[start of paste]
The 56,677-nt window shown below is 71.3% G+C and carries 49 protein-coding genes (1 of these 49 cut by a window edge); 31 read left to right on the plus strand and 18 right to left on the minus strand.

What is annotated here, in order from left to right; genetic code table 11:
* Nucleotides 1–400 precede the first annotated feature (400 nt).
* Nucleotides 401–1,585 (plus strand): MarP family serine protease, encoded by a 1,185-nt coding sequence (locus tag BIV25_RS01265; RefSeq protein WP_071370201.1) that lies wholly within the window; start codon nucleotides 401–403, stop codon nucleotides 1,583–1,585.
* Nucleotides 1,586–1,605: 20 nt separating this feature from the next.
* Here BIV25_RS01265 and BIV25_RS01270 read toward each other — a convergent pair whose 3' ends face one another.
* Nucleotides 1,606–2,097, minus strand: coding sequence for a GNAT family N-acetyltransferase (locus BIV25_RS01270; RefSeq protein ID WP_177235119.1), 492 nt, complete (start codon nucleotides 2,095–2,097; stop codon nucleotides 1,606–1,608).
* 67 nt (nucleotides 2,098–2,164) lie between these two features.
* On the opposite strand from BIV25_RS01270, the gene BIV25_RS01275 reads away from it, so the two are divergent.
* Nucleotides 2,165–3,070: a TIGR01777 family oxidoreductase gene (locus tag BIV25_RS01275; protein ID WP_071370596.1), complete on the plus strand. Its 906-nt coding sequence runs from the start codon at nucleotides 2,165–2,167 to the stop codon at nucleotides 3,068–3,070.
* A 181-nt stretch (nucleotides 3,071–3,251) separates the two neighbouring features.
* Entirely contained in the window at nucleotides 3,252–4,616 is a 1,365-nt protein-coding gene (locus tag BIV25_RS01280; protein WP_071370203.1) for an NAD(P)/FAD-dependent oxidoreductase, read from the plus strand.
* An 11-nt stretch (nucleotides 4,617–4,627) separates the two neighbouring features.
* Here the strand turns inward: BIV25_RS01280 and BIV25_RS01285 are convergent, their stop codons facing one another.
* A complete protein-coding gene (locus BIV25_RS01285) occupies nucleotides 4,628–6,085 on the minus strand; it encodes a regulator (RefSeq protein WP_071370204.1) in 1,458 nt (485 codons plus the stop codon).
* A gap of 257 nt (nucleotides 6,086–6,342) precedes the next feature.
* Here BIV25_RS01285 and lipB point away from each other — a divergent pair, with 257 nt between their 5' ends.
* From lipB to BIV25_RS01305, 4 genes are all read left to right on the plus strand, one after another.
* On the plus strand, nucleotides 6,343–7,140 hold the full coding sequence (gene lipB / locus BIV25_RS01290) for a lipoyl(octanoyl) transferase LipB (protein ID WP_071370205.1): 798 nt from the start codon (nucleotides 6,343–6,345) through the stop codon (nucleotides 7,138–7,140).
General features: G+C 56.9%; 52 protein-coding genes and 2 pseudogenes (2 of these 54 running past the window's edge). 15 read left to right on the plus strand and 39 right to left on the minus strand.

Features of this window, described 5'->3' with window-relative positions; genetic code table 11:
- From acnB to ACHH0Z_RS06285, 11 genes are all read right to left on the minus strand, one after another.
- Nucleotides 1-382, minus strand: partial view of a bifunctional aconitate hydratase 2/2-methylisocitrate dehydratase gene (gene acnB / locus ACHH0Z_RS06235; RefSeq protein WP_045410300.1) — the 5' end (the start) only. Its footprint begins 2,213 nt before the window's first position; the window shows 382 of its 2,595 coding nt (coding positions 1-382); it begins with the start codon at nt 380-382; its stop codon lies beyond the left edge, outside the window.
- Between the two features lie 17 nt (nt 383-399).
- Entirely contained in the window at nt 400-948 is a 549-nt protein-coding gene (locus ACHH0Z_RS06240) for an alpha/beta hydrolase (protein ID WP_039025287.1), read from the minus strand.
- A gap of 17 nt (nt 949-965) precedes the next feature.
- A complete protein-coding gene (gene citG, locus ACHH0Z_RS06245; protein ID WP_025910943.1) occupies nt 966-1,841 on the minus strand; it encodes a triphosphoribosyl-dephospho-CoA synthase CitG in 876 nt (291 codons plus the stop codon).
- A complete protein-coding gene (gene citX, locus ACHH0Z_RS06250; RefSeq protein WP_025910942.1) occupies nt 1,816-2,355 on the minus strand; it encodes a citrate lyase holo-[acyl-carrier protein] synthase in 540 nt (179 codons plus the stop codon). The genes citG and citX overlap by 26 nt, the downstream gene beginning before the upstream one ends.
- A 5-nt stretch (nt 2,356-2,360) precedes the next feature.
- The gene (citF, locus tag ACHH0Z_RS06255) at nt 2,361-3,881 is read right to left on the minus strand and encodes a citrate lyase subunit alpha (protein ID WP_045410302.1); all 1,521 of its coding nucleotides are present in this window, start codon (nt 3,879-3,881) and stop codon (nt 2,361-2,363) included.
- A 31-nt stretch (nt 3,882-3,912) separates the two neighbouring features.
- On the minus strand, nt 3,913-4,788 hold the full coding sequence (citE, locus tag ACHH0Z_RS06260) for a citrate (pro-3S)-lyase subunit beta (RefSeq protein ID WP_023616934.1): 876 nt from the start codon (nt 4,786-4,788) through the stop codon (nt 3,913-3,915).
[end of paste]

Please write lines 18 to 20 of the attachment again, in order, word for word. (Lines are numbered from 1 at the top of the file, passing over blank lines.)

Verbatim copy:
* From lipB to BIV25_RS01305, 4 genes are all read left to right on the plus strand, one after another.
* On the plus strand, nucleotides 6,343–7,140 hold the full coding sequence (gene lipB / locus BIV25_RS01290) for a lipoyl(octanoyl) transferase LipB (protein ID WP_071370205.1): 798 nt from the start codon (nucleotides 6,343–6,345) through the stop codon (nucleotides 7,138–7,140).
General features: G+C 56.9%; 52 protein-coding genes and 2 pseudogenes (2 of these 54 running past the window's edge). 15 read left to right on the plus strand and 39 right to left on the minus strand.